VIRGINIA — Election Day has come and gone, leaving many vital story threads for Virginia’s political reporters to continue to pursue. Here are four to follow in the weeks and months ahead:
1. Purple Virginia
The changing demographics of the country’s electorate—and the growing numbers of minority, single women and youth voters that helped push the president to victory again last week—have been reported and commented upon at length in the national press. How are demographic changes playing out in Virginia, a historically red state that broke Obama’s way in 2008 and again this year, but that was dominated by Republicans in 2010 and in which Republicans last week maintained their 8 to 3 advantage in the Commonwealth’s Congressional delegation? These questions should remain on the radar of Virginia’s political press corps.
On Sunday, the Richmond Times-Dispatch weighed in with an interesting analysis of Virginia’s Chesterfield County which, the paper reported, “remains a Republican county, albeit of a lighter shade of red” thanks in part to demographic changes (Note: This and other Times-Dispatch links in this post are presently not working, which, the paper tells me, is temporary and due to an ongoing website makeover). Per the story:
Republican Mitt Romney on Tuesday won central Virginia’s most populous locality by 13,000 votes over President Barack Obama in the race for the White House, but he didn’t accumulate the margins of previous Republican presidential candidates.
Though no Democrat has won Chesterfield at the presidential level since President Harry S. Truman in 1948, it is no longer as Republican-leaning as it was in the last decade, when President George W. Bush twice won the county by more than 30,000 votes.
Many point to Chesterfield’s changing demographics as one of the main reasons for the swing toward the left, at least when it comes to national politics.
With a population of about 320,000, the county is 65 percent white, 22 percent African-American, more than 7 percent Hispanic and about 3 percent Asian, according to U.S. census data. But in 2000, the county was 76 percent white, 18 percent black, 3 percent Hispanic and just more than 2 percent Asian.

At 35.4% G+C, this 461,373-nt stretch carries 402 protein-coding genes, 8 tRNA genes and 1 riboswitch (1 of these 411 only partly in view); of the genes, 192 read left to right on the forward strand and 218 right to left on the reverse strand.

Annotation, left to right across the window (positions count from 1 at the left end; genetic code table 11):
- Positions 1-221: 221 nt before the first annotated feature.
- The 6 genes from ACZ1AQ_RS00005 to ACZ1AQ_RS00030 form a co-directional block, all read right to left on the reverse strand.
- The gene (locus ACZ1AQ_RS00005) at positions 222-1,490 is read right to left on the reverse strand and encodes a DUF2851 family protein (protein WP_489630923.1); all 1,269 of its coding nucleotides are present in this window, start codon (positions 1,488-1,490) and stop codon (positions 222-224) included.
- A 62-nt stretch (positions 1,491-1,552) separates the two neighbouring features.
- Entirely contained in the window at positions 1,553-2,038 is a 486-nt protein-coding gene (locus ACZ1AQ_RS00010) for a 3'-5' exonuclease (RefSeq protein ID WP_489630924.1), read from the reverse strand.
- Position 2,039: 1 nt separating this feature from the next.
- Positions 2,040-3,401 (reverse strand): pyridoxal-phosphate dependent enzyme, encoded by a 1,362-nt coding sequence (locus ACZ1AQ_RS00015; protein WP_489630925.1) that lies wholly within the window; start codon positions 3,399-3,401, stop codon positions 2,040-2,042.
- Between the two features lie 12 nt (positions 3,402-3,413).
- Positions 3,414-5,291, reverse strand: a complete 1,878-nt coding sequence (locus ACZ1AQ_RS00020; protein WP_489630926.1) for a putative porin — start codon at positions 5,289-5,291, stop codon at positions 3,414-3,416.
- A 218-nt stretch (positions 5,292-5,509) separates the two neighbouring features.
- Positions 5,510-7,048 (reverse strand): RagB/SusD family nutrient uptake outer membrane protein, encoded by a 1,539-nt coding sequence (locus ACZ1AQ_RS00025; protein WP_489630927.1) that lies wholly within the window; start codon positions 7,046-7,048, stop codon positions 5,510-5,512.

In Southwest Virginia, the Blue Ridge Caucus political blog at The Roanoke Times has been a consistent bright spot in election coverage, ably condensing compelling political insight—as exemplified by a November 9th post on “what we learned from election 2012.” The post touched on population shifts and voting patterns contributing to the state’s purple status (Democrats have been losing ground in Southwest Virginia, coal country, but continue to focus on Northern Virginia, where the population is growing much faster) and linked to a Wall Street Journal chart on demographic shifts for Democratic presidential candidates.
Changing demographics are indeed a factor in how Virginia votes, but, down-ballot, redistricting obviously also has a hand. Here’s the opening of a strong November 7th Times-Dispatch report on the topic:
When Virginia’s congressional redistricting plan passed the Republican-controlled General Assembly this year, opponents criticized it as an “incumbent protection plan.”
On Election Day, it worked to protection.
Virginia Republicans maintained their five-seat majority in the state’s U.S. House delegation with solid victories across the state in the eight congressional seats they currently occupy.
Democratic incumbents also maintained their three seats — beneficiaries, like their GOP counterparts, of recalibrated district boundaries designed to preserve the 8-3 GOP imbalance of power.
“The irony is we have a Virginia that is more competitive than it’s been in its history and yet we have a congressional delegation that is five seats in Republicans’ favor,” said Quentin Kidd, professor of political science and director of the Wason Center for Public Policy at Christopher Newport University.
“It’s a glaring indication of how partisan redistricting can distort what a state really looks
Hopefully, there will be more reporting to come following up on that thought. (Congressional races were generally underreported on here as the presidential race and the expensive Tim Kaine-George Allen Senate race sucked up most of the ink and airtime. More on this below.)